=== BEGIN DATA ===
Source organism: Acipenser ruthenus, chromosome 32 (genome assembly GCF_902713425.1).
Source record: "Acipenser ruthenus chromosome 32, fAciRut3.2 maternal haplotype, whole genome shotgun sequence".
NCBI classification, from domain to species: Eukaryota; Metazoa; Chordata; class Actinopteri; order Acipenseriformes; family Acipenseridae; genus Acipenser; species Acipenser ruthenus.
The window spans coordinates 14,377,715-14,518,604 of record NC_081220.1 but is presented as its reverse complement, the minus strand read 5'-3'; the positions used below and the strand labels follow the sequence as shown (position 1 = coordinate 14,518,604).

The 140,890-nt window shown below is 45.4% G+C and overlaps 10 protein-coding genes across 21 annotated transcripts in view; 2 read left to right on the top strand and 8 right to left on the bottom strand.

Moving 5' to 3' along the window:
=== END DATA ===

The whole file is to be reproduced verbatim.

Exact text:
Source organism: Acipenser ruthenus, chromosome 32 (genome assembly GCF_902713425.1).
Source record: "Acipenser ruthenus chromosome 32, fAciRut3.2 maternal haplotype, whole genome shotgun sequence".
NCBI classification, from domain to species: Eukaryota; Metazoa; Chordata; class Actinopteri; order Acipenseriformes; family Acipenseridae; genus Acipenser; species Acipenser ruthenus.
The window spans coordinates 14,377,715-14,518,604 of record NC_081220.1 but is presented as its reverse complement, the minus strand read 5'-3'; the positions used below and the strand labels follow the sequence as shown (position 1 = coordinate 14,518,604).

The 140,890-nt window shown below is 45.4% G+C and overlaps 10 protein-coding genes across 21 annotated transcripts in view; 2 read left to right on the top strand and 8 right to left on the bottom strand.

Moving 5' to 3' along the window: